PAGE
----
Los Angeles school district sends layoff notices to 1,600 administrators

By Dan Conway
18 March 2017

About 1,600 Los Angeles Unified School District (LAUSD) Administrators received layoff notices last Wednesday, the 15th of March. The layoffs would go into effect immediately prior to the 2017-2018 academic year and are limited to contracted and non-school based administrators.

The layoffs may not possibly be implemented depending on the finalization of state and city budgets this coming June. The district had announced 1,700 administrator layoffs at the same time last year, which were rescinded after state revenues were found to be better than expected at the start of the current fiscal year.

Regardless of the immediate fate of the school administrators, however, the ground is being fully prepared for the wholescale privatization of public schools in the nation’s second largest school district. The district serves 731,641 with 107,142 of those currently in independent private charter schools nominally part of the district but outside of most district regulations. The cutting of more than half of district administrative staff is meant to sharply accelerate that trend.

The announcement also arrives on the heels of President Trump’s announcement to reduce the US Department of Education’s budget by $9 billion while increasing funding for pro-charter and private “school choice” programs by $1.4 billion.

Under Trump’s plan, California’s $113 million share of the 21st Century Community Learning Centers Program supporting before and after school programs will be entirely eliminated.

Other financial aid programs that California and Los Angeles college students depend on will be drastically cut as well, including the federal work-study program for college students and the Federal Supplementary Educational Opportunity Grant program. The latter program, offering a grant of $100 to $4000 in tuition assistance per year to extremely impoverished students, will be eliminated entirely. California receives $82 million from the program and the grants themselves normally do not have to be paid back by recipients except for a few exceptional cases.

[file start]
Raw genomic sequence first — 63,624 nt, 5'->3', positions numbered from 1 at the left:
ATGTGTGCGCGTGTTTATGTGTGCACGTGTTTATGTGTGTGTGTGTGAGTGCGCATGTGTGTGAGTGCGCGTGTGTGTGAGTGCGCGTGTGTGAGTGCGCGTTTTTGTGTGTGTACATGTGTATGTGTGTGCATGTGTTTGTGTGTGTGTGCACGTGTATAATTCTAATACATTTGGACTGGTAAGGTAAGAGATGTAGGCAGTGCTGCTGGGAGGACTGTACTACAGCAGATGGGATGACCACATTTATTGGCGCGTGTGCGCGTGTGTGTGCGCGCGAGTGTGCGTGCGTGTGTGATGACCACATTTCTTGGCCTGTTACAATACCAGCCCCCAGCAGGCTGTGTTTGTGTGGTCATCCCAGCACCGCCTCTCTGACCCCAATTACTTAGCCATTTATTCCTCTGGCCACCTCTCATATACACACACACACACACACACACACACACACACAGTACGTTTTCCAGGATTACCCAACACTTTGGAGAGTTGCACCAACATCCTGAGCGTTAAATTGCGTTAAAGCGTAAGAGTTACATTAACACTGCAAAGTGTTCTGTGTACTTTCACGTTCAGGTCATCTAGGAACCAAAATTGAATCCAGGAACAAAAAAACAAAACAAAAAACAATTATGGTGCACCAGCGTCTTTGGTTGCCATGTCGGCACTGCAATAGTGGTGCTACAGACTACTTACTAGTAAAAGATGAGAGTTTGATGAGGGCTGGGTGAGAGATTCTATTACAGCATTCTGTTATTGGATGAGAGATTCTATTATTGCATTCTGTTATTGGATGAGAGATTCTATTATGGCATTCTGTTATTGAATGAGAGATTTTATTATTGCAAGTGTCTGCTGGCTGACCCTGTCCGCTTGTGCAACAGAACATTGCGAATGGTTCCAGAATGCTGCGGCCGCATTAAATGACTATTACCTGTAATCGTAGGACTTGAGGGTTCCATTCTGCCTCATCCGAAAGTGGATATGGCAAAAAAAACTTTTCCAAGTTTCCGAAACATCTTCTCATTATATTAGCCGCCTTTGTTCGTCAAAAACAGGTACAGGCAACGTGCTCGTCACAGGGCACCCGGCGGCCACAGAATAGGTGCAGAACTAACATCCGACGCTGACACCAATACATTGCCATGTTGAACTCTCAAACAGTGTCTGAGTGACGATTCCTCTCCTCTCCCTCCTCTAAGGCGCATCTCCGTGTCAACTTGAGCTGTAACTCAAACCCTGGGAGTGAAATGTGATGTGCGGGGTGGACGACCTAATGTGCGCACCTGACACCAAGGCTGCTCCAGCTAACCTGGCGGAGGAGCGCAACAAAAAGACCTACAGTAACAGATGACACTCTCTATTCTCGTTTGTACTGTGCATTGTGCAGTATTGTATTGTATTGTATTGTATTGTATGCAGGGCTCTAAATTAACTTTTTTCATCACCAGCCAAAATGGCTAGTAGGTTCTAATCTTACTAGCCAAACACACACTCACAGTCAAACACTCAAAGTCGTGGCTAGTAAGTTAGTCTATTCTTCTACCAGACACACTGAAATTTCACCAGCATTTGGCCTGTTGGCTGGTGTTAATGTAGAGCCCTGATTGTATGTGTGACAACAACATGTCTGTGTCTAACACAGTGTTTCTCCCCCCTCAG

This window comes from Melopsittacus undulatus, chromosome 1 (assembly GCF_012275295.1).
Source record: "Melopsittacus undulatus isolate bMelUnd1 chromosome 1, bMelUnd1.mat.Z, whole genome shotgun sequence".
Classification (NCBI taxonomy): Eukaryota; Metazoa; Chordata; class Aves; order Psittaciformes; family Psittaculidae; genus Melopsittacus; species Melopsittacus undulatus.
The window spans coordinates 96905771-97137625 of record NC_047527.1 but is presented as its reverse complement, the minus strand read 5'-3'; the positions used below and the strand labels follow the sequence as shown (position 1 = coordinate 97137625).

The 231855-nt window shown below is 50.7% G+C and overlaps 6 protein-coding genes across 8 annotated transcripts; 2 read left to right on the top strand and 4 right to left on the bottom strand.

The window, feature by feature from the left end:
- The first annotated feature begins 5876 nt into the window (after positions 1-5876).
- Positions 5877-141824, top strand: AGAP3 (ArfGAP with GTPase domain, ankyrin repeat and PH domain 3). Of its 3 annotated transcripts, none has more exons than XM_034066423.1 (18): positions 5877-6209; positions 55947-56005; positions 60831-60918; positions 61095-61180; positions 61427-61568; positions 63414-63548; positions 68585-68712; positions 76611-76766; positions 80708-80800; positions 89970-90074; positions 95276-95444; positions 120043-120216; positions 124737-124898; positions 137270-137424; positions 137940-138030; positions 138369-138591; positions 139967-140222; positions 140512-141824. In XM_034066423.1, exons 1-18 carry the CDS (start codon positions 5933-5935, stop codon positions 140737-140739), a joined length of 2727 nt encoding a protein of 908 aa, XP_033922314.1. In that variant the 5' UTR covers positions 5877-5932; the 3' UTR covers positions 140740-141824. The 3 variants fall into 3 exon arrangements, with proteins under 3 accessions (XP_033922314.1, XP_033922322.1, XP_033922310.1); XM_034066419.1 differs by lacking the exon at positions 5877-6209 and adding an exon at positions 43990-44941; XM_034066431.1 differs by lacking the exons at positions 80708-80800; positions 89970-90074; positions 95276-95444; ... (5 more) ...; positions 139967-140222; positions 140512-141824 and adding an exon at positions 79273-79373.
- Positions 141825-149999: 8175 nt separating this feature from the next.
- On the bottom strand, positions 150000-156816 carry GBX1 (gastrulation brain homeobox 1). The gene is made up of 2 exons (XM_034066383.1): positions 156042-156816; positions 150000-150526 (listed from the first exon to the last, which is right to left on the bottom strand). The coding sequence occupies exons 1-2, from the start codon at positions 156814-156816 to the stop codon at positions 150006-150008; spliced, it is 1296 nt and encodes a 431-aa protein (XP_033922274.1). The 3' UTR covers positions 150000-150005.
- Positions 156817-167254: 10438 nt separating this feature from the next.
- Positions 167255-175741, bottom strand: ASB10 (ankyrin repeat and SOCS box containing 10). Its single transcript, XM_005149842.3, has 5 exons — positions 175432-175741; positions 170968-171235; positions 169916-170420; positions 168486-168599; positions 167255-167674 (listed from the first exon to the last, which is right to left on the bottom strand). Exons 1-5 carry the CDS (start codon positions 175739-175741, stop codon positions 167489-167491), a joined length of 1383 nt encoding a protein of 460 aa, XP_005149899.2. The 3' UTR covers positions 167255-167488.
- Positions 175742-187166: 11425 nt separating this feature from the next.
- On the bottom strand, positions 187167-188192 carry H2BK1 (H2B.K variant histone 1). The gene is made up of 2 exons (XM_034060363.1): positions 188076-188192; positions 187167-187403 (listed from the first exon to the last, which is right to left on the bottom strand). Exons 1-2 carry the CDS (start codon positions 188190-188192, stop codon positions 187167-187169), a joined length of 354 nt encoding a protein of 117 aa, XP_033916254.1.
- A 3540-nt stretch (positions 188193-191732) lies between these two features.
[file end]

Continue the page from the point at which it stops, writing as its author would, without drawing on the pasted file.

Trump’s budget has been embraced by his anti-public-school Education Secretary, Amway fortune heiress Betsy DeVos. Endorsing the president’s reactionary conclusions about the “ineffective” character of the programs up for funding cuts, DeVos stated, “Taxpayers deserve to know their dollars are being spent efficiently and effectively.”

The attack on public education generally and LAUSD specifically is of course not the result of the Trump administration alone. In fact, the immediate trigger for the layoff announcement is the announcement by the California Department of Education under Democratic Governor Jerry Brown as to the unacceptability of the district’s Local Control Accountability Plan or LCAP.

The LCAP mandates that local districts develop plans to meet testing provisions and other academic goals including compliance with the Obama administration’s Common Core program. This mandates that state standards for Math and Science proficiency be written into curricula at the expense of arts and the humanities in order for these districts to be eligible for additional funding under the state’s Local Control Funding Formula.